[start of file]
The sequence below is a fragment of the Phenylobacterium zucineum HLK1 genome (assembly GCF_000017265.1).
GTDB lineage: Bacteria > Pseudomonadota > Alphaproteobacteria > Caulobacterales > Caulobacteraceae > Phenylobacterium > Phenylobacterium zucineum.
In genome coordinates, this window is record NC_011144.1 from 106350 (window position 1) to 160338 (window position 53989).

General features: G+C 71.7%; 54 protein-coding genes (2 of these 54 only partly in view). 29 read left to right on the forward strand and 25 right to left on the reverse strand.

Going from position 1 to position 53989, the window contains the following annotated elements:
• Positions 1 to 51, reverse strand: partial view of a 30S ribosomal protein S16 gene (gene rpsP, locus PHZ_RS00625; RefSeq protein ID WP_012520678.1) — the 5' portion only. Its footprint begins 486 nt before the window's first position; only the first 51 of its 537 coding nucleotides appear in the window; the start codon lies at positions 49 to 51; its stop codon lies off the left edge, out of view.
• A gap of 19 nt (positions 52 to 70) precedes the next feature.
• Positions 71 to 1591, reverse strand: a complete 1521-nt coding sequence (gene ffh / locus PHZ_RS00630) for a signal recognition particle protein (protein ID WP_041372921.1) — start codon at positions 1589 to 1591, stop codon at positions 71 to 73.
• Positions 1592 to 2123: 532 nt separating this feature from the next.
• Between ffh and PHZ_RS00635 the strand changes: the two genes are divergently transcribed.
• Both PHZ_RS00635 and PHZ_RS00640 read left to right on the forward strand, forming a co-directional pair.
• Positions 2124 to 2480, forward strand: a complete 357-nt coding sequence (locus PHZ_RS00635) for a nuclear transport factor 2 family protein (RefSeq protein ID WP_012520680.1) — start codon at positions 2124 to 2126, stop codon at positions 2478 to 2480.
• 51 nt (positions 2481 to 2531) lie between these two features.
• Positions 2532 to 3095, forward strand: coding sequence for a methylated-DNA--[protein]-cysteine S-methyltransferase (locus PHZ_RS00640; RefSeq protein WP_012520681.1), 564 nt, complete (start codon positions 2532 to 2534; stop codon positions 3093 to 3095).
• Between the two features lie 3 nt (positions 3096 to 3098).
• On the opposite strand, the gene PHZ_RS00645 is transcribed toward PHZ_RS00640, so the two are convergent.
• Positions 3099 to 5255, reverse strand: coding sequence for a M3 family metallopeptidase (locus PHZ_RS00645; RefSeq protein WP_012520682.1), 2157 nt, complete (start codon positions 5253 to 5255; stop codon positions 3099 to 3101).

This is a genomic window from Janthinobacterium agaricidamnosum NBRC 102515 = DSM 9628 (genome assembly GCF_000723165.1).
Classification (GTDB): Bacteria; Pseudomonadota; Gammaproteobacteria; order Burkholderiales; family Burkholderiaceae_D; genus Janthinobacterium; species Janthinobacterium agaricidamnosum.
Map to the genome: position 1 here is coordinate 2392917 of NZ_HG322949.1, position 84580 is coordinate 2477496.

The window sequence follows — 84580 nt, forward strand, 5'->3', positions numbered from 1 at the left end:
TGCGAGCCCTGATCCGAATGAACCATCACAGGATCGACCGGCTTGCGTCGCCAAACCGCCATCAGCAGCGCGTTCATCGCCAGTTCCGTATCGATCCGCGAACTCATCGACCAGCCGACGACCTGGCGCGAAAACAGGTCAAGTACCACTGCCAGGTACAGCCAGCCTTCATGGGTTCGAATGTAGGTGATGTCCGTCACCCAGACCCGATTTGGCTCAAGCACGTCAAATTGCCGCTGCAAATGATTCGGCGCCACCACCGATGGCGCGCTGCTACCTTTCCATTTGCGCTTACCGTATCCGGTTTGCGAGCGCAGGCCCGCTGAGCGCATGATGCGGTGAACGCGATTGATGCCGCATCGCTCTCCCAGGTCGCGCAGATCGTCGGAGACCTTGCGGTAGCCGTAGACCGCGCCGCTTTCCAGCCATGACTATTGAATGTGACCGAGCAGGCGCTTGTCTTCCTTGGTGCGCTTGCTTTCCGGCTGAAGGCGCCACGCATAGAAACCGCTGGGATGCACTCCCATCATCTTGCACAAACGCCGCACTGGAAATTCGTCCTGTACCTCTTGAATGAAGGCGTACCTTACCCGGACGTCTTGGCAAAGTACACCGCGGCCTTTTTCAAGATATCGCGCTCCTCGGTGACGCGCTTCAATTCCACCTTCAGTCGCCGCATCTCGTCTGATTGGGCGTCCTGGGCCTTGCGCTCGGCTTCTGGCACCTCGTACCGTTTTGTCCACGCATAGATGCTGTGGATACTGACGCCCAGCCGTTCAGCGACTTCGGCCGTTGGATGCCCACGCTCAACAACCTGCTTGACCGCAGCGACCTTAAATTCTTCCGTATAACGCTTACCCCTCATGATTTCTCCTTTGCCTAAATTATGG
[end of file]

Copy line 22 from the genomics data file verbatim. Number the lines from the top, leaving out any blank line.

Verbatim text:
TGCGAGCCCTGATCCGAATGAACCATCACAGGATCGACCGGCTTGCGTCGCCAAACCGCCATCAGCAGCGCGTTCATCGCCAGTTCCGTATCGATCCGCGAACTCATCGACCAGCCGACGACCTGGCGCGAAAACAGGTCAAGTACCACTGCCAGGTACAGCCAGCCTTCATGGGTTCGAATGTAGGTGATGTCCGTCACCCAGACCCGATTTGGCTCAAGCACGTCAAATTGCCGCTGCAAATGATTCGGCGCCACCACCGATGGCGCGCTGCTACCTTTCCATTTGCGCTTACCGTATCCGGTTTGCGAGCGCAGGCCCGCTGAGCGCATGATGCGGTGAACGCGATTGATGCCGCATCGCTCTCCCAGGTCGCGCAGATCGTCGGAGACCTTGCGGTAGCCGTAGACCGCGCCGCTTTCCAGCCATGACTATTGAATGTGACCGAGCAGGCGCTTGTCTTCCTTGGTGCGCTTGCTTTCCGGCTGAAGGCGCCACGCATAGAAACCGCTGGGATGCACTCCCATCATCTTGCACAAACGCCGCACTGGAAATTCGTCCTGTACCTCTTGAATGAAGGCGTACCTTACCCGGACGTCTTGGCAAAGTACACCGCGGCCTTTTTCAAGATATCGCGCTCCTCGGTGACGCGCTTCAATTCCACCTTCAGTCGCCGCATCTCGTCTGATTGGGCGTCCTGGGCCTTGCGCTCGGCTTCTGGCACCTCGTACCGTTTTGTCCACGCATAGATGCTGTGGATACTGACGCCCAGCCGTTCAGCGACTTCGGCCGTTGGATGCCCACGCTCAACAACCTGCTTGACCGCAGCGACCTTAAATTCTTCCGTATAACGCTTACCCCTCATGATTTCTCCTTTGCCTAAATTATGG